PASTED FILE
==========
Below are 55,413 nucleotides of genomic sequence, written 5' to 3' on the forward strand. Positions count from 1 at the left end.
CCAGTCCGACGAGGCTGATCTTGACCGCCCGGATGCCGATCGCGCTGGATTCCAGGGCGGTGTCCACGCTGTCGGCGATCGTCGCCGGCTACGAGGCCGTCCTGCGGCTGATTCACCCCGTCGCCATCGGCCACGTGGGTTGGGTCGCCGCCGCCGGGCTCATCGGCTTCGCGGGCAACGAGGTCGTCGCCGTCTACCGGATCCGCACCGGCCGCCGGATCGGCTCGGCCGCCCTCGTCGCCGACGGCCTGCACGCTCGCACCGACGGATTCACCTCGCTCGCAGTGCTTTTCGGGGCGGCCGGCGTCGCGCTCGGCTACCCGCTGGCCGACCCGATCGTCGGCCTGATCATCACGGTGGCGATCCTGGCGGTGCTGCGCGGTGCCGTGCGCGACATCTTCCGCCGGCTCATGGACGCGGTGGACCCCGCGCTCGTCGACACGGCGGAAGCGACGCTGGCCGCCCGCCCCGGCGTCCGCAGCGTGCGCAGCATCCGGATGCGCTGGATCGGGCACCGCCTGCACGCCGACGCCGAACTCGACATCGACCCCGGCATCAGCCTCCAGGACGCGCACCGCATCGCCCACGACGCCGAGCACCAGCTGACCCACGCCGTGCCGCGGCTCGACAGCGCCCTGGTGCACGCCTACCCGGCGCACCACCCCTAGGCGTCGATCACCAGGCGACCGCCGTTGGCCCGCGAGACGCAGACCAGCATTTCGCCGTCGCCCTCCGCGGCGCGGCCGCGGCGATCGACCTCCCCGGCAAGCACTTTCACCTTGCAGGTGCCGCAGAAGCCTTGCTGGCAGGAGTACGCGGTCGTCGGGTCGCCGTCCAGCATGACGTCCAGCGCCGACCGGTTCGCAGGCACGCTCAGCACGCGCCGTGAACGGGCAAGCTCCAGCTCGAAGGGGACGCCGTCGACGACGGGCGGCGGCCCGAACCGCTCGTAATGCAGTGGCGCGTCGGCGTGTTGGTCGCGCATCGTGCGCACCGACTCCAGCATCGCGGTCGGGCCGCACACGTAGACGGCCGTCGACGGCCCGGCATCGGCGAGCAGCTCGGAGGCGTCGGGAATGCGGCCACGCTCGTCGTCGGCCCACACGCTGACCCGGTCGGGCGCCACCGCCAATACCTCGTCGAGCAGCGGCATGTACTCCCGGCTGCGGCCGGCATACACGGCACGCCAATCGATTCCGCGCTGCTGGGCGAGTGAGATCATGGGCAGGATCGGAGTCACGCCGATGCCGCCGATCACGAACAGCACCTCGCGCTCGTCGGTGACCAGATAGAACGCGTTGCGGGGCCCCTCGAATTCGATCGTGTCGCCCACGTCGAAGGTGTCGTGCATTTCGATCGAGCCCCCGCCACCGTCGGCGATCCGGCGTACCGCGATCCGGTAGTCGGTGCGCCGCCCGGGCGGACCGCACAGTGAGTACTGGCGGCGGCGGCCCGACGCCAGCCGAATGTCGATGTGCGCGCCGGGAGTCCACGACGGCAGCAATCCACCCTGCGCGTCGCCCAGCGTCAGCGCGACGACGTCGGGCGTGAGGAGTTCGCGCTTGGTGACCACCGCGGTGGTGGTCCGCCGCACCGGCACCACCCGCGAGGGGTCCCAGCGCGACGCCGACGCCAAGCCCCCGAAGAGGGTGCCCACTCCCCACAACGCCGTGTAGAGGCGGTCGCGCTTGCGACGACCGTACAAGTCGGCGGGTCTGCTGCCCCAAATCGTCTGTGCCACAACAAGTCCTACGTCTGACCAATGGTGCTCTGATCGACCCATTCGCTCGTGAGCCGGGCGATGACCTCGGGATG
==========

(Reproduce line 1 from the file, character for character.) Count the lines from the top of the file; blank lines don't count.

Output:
Below are 55,413 nucleotides of genomic sequence, written 5' to 3' on the forward strand. Positions count from 1 at the left end.